reported lower bone density at the femoral trochanter, although not at the spine, in athletes with amenorrhea, compared with athletes with eumenorrhea, but those authors did not compare the groups with nonathletic control subjects. Our data, in contrast, indicate lower bone density at the spine and in the WB in adolescent athletes with amenorrhea, compared with athletes with eumenorrhea and control subjects. Our study also raises concerns regarding the rate of bone mass accrual and subsequent peak bone mass in adolescent athletes with amenorrhea. Studies examining bone mass accrual over time in athletes are lacking and are important for determining whether peak bone mass is affected in these adolescents.
Important predictors of bone density other than amenorrhea included nutritional measures such as IGF-I levels and body-composition parameters such as lean mass and BMI z
scores. Associations of BMI and lean mass with bone density are consistent with findings in other studies with athletes46
and other populations.30
Although subjects in our study were within a normal range for BMI, athletes with amenorrhea had lower BMI z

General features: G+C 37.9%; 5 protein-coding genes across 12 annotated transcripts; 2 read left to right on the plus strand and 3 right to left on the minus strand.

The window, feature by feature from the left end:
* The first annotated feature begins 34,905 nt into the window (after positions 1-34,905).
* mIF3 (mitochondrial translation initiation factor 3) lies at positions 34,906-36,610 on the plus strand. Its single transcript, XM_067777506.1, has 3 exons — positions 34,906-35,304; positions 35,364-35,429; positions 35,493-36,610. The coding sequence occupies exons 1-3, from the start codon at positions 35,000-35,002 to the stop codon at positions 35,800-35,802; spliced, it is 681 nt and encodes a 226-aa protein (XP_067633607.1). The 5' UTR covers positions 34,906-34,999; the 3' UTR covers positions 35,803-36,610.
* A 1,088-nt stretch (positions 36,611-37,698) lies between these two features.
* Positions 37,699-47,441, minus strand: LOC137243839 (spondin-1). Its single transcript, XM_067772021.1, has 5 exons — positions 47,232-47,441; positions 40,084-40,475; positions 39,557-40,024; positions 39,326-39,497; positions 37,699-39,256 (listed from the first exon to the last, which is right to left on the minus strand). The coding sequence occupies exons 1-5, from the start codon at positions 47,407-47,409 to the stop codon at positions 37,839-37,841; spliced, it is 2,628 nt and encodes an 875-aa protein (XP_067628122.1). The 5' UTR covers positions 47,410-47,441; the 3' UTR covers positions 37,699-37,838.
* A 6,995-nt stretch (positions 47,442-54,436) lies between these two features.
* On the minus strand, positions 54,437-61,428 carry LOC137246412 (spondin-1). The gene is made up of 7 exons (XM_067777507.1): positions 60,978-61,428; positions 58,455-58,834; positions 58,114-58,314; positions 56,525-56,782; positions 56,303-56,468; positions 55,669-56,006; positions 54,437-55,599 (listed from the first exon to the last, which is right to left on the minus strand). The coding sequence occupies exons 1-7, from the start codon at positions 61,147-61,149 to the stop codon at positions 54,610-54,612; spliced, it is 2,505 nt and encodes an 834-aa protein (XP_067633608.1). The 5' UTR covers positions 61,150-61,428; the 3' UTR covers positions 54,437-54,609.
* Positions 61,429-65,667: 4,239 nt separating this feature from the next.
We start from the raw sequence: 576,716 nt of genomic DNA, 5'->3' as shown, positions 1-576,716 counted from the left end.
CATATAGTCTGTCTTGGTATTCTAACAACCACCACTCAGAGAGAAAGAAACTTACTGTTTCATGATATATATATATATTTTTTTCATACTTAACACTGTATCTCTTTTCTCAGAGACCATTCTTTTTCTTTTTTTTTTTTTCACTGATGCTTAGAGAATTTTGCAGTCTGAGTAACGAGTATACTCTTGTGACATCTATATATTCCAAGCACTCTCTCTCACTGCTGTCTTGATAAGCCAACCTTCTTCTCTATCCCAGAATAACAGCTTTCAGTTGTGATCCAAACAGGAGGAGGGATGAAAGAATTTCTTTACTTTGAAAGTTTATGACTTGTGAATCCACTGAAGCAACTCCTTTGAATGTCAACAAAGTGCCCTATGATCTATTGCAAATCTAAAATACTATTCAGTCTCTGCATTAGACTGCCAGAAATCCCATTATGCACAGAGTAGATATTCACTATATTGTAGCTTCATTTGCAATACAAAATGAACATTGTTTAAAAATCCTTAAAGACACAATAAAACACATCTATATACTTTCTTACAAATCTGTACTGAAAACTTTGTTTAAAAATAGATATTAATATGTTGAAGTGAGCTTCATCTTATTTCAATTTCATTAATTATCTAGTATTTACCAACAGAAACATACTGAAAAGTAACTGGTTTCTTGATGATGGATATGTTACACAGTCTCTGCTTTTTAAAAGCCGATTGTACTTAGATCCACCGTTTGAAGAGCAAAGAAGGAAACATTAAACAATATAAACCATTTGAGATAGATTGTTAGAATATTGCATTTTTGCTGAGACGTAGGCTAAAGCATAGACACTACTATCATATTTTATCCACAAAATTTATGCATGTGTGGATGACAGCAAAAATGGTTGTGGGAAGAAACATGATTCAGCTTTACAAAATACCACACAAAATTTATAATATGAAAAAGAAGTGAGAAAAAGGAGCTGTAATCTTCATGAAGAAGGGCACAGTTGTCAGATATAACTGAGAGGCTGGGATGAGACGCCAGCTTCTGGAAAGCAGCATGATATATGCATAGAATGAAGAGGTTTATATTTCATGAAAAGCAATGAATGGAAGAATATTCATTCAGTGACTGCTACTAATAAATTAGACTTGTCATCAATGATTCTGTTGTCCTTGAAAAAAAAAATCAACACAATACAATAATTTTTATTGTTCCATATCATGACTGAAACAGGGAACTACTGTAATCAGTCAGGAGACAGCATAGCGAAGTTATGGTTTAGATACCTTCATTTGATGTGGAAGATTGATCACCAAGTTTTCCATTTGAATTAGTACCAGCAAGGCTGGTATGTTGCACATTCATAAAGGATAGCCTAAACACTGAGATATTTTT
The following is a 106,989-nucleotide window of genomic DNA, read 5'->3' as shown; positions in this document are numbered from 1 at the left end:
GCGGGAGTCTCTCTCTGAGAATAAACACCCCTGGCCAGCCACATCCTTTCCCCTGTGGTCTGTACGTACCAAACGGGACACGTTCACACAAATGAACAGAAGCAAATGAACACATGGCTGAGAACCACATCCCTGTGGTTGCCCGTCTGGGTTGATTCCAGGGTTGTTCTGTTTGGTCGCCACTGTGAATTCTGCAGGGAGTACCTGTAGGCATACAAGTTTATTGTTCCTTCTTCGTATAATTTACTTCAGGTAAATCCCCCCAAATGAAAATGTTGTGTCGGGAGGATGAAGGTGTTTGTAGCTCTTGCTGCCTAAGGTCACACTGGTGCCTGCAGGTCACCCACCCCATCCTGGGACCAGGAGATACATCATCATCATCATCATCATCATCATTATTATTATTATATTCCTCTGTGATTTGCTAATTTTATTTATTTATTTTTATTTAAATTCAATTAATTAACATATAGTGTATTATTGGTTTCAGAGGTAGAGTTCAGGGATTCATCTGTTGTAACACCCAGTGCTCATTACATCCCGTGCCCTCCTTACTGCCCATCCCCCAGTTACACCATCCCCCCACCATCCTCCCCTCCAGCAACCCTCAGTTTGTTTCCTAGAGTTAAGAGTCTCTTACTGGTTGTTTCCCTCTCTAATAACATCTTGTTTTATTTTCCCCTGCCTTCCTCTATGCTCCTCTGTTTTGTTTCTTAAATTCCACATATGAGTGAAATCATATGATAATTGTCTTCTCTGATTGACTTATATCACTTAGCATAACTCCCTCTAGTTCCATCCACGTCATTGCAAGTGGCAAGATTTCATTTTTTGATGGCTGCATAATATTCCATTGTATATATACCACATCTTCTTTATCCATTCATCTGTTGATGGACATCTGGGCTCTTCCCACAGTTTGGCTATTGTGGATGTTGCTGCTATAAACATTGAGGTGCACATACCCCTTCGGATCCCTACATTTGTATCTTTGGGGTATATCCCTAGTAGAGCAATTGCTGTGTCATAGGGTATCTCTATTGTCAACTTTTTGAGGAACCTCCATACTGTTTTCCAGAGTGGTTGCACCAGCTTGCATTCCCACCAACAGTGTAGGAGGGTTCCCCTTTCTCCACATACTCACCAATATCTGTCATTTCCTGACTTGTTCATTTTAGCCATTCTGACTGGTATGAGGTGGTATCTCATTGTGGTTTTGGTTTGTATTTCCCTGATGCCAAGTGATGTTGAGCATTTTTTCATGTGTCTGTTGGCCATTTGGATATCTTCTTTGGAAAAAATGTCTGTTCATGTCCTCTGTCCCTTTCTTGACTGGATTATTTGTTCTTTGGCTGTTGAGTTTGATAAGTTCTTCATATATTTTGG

scores than athletes with eumenorrhea and lower IGF-I levels than control subjects. Lean mass was an important predictor of bone density in athletes with amenorrhea and in the group as a whole. Although lean mass in athletes with eumenorrhea was somewhat greater than that in athletes with amenorrhea and control subjects, these differences were not statistically significant and, despite preservation of lean mass, athletes with amenorrhea had lower bone density, compared with athletes with eumenorrhea and control subjects. For athletes with amenorrhea, the relatively lower nutritional status, as evidenced by low IGF-I levels, and the state of hypogonadism likely contributed to lower bone density despite preservation of lean mass. Vitamin D intake and calcium intake were higher in athletes with amenorrhea, compared with athletes with eumenorrhea and control subjects, primarily through increased use of supplements; this likely reflects concerns of care providers regarding bone density and therefore increased prescription of these supplements for girls with amenorrhea. Of note, high cortisol levels have been reported in some studies of adult athletes with amenorrhea in comparison with athletes with eumenorrhea,47